Small beginnings, big dreams
Ngyyen Hong Hai Dong
Current student and student learning advisor
Tran Le Kim
Alumni student and children of Vietnam charity fund employee
Lan Minh Tuan
Current student and president of the frisbee club
Be inspired by RMIT Vietnam students talking about their aspirations for the future
It began with just 31 students in a small converted building in Ho Chi Minh City in 2001, but thanks to one special donor, now RMIT Vietnam provides education to thousands of students who will help Vietnam develop as a nation for generations to come.
Talk to any student at RMIT Vietnam and you’ll hear inspiring words and big plans for the future.
“There aren’t many Vietnamese researchers. I really want to attempt to fill in that gap and show the world that Vietnamese people can be very good researchers”, says Dang Nguyen, who is studying a Bachelor of Professional Communication and also works as a student learning advisor at the campus.
The sentiment is echoed across RMIT Vietnam Ho Chi Minh City campus. RMIT Vietnam was established by former RMIT Vice-Chancellor, Professor David Beanland and many of his colleagues. RMIT, with its emphasis on technology, design and work-ready graduates, was the perfect fit for a rapidly developing nation like Vietnam.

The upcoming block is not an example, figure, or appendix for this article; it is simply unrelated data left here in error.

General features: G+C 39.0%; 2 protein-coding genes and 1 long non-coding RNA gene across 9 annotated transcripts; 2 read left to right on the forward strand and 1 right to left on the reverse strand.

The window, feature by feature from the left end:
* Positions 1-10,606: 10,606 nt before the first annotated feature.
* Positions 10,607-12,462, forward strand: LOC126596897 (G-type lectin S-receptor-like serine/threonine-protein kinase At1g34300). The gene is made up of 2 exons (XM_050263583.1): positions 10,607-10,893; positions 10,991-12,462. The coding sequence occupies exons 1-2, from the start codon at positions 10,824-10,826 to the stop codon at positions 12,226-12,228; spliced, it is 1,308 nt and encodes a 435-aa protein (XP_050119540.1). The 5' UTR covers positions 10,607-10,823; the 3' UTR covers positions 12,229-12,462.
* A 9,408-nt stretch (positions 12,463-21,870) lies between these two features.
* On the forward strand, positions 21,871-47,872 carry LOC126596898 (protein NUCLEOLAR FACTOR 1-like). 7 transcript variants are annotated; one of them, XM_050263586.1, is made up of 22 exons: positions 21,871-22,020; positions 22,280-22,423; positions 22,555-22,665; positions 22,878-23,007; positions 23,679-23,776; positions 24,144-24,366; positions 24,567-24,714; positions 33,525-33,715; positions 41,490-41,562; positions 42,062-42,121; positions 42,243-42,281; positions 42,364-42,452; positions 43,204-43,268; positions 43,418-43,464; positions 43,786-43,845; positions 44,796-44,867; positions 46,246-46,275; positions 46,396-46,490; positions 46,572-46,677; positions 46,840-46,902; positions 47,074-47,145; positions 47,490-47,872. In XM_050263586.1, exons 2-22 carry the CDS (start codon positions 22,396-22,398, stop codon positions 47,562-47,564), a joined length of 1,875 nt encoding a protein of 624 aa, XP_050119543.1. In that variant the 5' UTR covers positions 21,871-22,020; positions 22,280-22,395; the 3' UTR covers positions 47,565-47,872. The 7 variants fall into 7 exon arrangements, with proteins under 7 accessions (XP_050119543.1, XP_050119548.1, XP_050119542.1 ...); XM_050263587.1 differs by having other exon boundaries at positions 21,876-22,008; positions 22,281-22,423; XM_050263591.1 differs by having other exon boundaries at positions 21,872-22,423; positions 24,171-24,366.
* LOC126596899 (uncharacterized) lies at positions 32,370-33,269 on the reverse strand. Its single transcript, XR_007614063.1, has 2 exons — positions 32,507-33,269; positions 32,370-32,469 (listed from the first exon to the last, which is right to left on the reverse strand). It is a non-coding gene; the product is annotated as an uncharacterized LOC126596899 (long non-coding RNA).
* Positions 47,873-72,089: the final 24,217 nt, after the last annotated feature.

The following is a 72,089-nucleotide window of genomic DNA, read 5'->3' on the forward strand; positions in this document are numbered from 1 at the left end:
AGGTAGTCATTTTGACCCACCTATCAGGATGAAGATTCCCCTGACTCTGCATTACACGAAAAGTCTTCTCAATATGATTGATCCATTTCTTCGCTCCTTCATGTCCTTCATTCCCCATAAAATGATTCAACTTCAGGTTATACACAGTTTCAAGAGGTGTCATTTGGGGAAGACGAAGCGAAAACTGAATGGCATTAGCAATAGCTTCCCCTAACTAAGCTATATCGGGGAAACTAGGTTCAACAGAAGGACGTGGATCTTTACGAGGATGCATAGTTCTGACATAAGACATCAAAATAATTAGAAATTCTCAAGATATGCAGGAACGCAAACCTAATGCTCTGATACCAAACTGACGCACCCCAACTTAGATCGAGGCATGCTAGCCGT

A significant gift from Atlantic Philanthropies, led by American philanthropist Chuck Feeney, allowed RMIT to build a world-class campus in Ho Chi Minh City, which now has over 5,000 students.
“Without the contribution from Atlantic Philanthropies, RMIT Vietnam may not have come to pass,” says Professor Merilyn Liddell, President of RMIT Vietnam and Pro Vice-Chancellor of RMIT.
Growth in Hanoi
The Vietnam campus also includes premises in the national capital, Hanoi, with more than 1,000 students. There are plans to grow this in coming years, and move into bigger purpose-built premises – subject to funding.
“In Hanoi we want to extend undergraduate teaching and become active in research, with a strong focus on environmental sustainability – things that are of critical importance to Vietnam, and especially pertinent to some of the big challenges of Hanoi itself,” says Professor Liddell. “But to do that, we need some sort of substantial seed funding to boost the small provision we currently have.”
University graduates are in high demand in Vietnam, and will play a key role in sustainable nation-building over the next few decades. Ten years since RMIT Vietnam was established, nearly 4,000 students have graduated from RMIT Vietnam and are contributing to the workforce, the community, with big dreams for the future of Vietnam and the fast-growing region in which it is located.
For more information about giving to Vietnam, please Contact Us.